Which brings me to concentric charts. They’re not pie charts (if you look up pie charts on wikipedia, you will see that there is a distant cousin to the pie chart called a “ring chart,” also known as a multi-level pie or a radial tree). These appear to be somewhat visually similar to concentric circle graphs but have a different use–they tend to show hierarchy in data–you might see these when your computer shows you how much disc space you have, for example.
A concentric chart, on the other hand, can tell a different story altogether. In a recent post on La Nacion’s subway strike graphic, I mentioned how designer Florencia Abd manages to plot out a time across four nodes (year, month, day and time) as well as another variable–type of incident/strike. That’s a lot of ground to cover in a static graphic. Imagine doing it in other ways and I’m sure you’ll agree.
Because a circle is, well, round, its shape lends itself quite well to a relationship-based approach. Not so much a pie-chart (where the user sees the parts in their physical relationship to the whole), but rather using the organic form of a circle to help the user more easily compare complex data. And if you add concentric circles, you take advantage of the hierarchy inherent to those circles to create layers–an intuitive way to order your data–perfect for showing levels or ratings where you use the inner and outer rings to denote the endpoints in a scale (e.g., one thing is stronger, larger or more intense on the outside than it is on the inside) or time, as the subway graphic above shows (the outer ring shows 5 a.m. and the inner ring shows 11 p.m.).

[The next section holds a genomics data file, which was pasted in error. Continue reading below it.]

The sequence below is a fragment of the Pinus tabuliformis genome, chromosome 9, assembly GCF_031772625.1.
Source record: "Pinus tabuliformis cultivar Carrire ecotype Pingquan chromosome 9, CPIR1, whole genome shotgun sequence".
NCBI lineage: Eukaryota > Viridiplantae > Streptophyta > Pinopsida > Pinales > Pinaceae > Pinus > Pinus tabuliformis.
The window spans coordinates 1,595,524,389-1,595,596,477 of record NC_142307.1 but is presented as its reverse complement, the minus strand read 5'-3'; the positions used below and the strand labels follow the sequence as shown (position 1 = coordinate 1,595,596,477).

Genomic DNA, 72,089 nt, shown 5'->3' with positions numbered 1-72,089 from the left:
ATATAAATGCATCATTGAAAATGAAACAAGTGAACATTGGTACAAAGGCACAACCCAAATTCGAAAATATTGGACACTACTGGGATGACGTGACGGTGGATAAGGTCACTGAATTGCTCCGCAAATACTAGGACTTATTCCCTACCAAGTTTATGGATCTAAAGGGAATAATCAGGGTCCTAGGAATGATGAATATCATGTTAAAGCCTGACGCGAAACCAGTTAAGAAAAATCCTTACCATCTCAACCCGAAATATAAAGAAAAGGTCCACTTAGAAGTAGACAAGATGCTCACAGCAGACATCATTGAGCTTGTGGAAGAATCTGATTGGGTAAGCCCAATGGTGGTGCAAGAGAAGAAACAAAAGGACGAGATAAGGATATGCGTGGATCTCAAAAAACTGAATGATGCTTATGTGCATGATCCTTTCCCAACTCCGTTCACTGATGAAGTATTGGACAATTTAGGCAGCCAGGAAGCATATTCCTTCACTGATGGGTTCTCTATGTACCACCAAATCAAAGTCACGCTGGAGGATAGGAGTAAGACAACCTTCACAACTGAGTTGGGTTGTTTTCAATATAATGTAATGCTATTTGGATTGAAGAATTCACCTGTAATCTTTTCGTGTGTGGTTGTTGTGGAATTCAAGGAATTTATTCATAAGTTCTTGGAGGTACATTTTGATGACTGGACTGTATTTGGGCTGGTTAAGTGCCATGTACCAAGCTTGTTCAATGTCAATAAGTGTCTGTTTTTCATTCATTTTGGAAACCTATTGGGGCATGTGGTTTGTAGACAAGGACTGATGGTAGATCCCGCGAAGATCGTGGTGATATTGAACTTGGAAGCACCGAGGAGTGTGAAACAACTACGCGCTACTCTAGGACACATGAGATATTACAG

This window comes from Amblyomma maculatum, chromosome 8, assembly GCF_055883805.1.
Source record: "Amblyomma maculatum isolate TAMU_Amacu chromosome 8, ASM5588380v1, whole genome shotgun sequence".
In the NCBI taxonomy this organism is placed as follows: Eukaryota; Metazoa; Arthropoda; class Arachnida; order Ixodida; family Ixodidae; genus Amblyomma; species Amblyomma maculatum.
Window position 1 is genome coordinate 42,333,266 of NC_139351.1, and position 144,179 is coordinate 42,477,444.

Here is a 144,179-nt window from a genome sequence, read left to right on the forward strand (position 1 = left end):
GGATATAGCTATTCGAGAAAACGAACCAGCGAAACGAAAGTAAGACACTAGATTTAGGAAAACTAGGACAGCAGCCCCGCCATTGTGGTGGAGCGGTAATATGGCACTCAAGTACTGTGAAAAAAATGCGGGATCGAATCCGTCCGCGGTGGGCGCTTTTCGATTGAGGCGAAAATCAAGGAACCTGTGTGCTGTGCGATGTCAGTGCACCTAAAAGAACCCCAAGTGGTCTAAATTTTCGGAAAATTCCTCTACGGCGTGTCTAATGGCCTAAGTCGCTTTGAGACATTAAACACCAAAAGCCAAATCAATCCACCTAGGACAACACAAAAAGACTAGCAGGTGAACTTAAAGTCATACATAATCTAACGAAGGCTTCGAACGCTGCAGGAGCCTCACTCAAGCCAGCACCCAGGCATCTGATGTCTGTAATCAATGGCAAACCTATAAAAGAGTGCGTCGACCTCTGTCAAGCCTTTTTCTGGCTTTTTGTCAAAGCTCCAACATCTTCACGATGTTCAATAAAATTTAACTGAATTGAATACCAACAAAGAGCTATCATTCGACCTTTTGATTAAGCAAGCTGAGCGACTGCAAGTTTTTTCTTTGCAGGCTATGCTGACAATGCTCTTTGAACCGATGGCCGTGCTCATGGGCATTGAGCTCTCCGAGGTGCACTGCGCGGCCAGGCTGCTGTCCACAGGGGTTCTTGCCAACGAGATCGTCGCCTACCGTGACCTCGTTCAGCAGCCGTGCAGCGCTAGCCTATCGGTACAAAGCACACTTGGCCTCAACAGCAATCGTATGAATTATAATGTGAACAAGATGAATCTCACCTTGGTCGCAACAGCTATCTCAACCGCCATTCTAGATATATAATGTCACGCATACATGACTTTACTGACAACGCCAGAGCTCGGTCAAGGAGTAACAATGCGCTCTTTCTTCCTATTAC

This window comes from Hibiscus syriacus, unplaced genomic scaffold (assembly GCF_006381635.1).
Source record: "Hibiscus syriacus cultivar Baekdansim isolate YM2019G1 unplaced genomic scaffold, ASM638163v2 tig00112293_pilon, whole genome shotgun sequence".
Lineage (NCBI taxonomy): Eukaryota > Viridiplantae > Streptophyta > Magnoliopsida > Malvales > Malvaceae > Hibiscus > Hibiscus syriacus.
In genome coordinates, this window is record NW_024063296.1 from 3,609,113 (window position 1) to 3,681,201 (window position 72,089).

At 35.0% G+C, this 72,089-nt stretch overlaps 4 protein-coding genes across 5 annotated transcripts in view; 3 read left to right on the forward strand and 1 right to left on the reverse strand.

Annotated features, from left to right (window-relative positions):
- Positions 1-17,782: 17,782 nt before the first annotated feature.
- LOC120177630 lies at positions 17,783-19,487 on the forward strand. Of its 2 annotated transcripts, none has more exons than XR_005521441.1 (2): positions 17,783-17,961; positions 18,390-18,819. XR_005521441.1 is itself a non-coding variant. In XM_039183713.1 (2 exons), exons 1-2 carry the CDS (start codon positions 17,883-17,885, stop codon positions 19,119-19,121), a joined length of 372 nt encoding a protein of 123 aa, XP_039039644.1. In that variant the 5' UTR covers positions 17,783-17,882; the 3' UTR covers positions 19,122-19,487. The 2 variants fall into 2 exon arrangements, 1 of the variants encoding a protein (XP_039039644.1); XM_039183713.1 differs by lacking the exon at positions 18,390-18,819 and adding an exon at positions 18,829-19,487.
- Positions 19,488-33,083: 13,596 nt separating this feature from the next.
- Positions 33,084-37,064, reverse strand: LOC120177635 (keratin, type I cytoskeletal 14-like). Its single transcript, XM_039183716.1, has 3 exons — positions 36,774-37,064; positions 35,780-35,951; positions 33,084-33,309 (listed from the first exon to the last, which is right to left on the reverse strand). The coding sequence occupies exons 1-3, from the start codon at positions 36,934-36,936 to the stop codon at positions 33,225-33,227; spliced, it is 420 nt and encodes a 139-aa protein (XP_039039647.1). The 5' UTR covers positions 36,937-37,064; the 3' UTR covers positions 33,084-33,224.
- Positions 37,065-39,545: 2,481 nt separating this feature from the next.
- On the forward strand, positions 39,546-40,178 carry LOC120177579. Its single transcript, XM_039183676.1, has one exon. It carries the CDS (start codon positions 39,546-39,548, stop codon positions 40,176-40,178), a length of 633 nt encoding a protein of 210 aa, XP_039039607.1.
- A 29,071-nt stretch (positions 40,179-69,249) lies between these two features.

So, what does all this have to do with the U.S. map? As I mentioned, the strength of a map is to show geographic relationships in data. For example, southern states vote “red” (or conservative) in the U.S.; whereas a swath northeastern states might vote “blue” (progressive). For this, a map is helpful because regional differences tell the story and are easy to spot.
But the nice thing about concentric charts is that they, too, can show geography, or any groupings, for that matter. As the Guardian’s example shows, each “slice” of the concentric chart belongs to a state and groups of slices are regions. In the Guardian example, each ring (or level) of the chart denotes a particular right afforded to gay couples.